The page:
Wednesday, August 22, 2007

Time to level the energy playing field

A couple of years ago I was participating in a meeting where policies relevant to offshore wind energy were being discussed. At one point a representative from GE commented "If conventional energy sources were held to the same standard that's been established for wind projects, we wouldn't be turning on any lights".

There are at least two ways to level the playing field so that renewable energy technologies are able to compete fairly with oil, gas, coal and nuclear energy sources. One is to provide renewables with its incentive packages commensurate with those that exist for the conventional energy sources. The other obvious option is to remove all subsidies and let the market sort things out. The author of the following op-ed out of Albany, NY believes that renewables would emerge the winner in either case, although removing all subsidies will surely result in dramatically higher energy costs. (GW)

Courage must fuel renewable energy

By John Schnebly
August 19, 2007

When a CEO of a major oil company, such as John Hofmeister of Shell Oil Co., talks to the editorial board of the Times Union, and when the Times Union publishes next to its editorial on Hofmeister's energy positions a letter from the president of the New York Farmers' Windpower, LLC of Rensselaerville as it did last Monday, we should all know that energy is now a big subject getting renewed attention from our media.

In the short term, oil companies want more drilling, more refineries and a continuation of their tax incentives -- all in the name of stabilizing energy prices. Sure, for the medium and long term, oil companies support coal gasification, biofuels additives to their product and a growing industry in other renewable energy options. But for right now and the foreseeable future, they want the status quo.

What David Weiss, the president of New York Farmers' WindPower, LLC, had to say in his letter to the editor was really far more interesting. Weiss pointed out that the Bush administration is committed to drilling, mining and nuclear development. It's all there in their legislation, their Department of Energy budgets and their rhetoric. Since these options also have the federal incentives, they are what generally gets built and developed. To compete, all other options would need their own set of incentives.

Weiss asserts that "Renewable energy needs no subsidies at all. What it does need is a level playing field -- government policies that remove all subsidies from nuclear power and fossil fuels, forcing them to compete fairly and openly with wind, solar, biomass, and increased efficiency ... ."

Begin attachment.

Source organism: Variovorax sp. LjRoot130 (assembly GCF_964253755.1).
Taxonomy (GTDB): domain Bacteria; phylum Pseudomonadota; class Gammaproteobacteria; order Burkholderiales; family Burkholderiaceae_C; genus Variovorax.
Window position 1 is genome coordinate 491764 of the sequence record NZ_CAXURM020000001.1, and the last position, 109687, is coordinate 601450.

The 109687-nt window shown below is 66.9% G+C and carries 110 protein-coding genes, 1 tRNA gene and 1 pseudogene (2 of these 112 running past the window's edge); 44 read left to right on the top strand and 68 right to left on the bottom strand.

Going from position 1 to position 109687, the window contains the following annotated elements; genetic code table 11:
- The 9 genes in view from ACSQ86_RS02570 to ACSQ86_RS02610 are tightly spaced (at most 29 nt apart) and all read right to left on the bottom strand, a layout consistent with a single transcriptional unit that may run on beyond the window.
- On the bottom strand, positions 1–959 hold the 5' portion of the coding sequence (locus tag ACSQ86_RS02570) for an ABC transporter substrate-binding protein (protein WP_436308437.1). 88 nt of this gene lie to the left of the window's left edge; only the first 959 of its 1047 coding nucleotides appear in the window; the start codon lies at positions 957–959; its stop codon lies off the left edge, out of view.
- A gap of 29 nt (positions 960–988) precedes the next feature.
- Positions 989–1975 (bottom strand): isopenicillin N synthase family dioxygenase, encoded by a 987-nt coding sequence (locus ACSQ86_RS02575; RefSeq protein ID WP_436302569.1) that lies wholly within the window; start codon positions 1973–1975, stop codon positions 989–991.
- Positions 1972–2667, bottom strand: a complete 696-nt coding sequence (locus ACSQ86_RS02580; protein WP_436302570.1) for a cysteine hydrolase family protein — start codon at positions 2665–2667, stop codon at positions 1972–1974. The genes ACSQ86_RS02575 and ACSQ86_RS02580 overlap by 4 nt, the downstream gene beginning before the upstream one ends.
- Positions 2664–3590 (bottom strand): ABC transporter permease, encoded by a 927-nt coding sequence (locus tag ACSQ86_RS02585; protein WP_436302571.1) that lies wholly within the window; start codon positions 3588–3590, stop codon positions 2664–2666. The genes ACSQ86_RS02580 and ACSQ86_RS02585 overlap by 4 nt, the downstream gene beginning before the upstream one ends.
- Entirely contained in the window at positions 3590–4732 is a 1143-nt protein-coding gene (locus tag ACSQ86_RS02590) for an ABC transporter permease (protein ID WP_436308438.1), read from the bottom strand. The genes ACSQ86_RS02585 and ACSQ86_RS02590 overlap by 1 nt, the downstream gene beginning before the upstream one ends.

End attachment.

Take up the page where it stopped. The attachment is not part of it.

The Capital Region Energy Forum has published a variety of articles on these issues in the Times Union. To date, nothing much has happened to lower the price of energy, remove the subsidies for energy from mining and drilling or increase the supply of alternative energy in New York. Few can imagine a Congress that would end subsidies for traditional energy sources when the majority of the public pressure on legislators is for lower prices for gasoline and diesel/heating fuels.

What has happened, however, is passage in the House of utility mandates for 15 percent renewable energy standards for future generation. California has taken such an issue seriously and is on the move to such a 15 percent renewable portfolio balance. Here in New York, we still lack a viable net metering law (giving consumers using renewable energy sources a credit for any excess supply they send to the power grid), an Article X power plant siting law and a brownfield remediation law. Why is this?

Well, I would submit that all of this is because few of us really want to see energy prices rise to a point where alternative energy is directly competitive with traditional energy. Even though we know, in our hearts of hearts, that nothing serious is going to be done about any of these issues until the economics favor alternatives, we mostly cling to the notion that with the "right" policies, energy prices will drop -- they always have in the past and they well may well fall in the future. Therefore, why worry? Sure a few of us have lowered the price of gasoline to $1.50 per gallon by doubling our mileage with hybrid cars, but most of us still prefer traditional SUVs.

As the Times Union editorial said, "reducing demand, not increasing supply, is the best answer to stabilizing gasoline prices ... . "

To reduce demand we need congestion pricing that increases use of mass transit. We need building codes establishing realistic "energy budgets." And we need legislative profiles of courage. Alas, this seems to be where the biggest energy crisis exists: in the supply of energized courage by our elected representatives -- on both sides of the aisle.

John Schnebly is chairman and CEO of the U.S. Energy Independence Consortium and a member of the energy protocol committee of the Capital Region Energy Forum.


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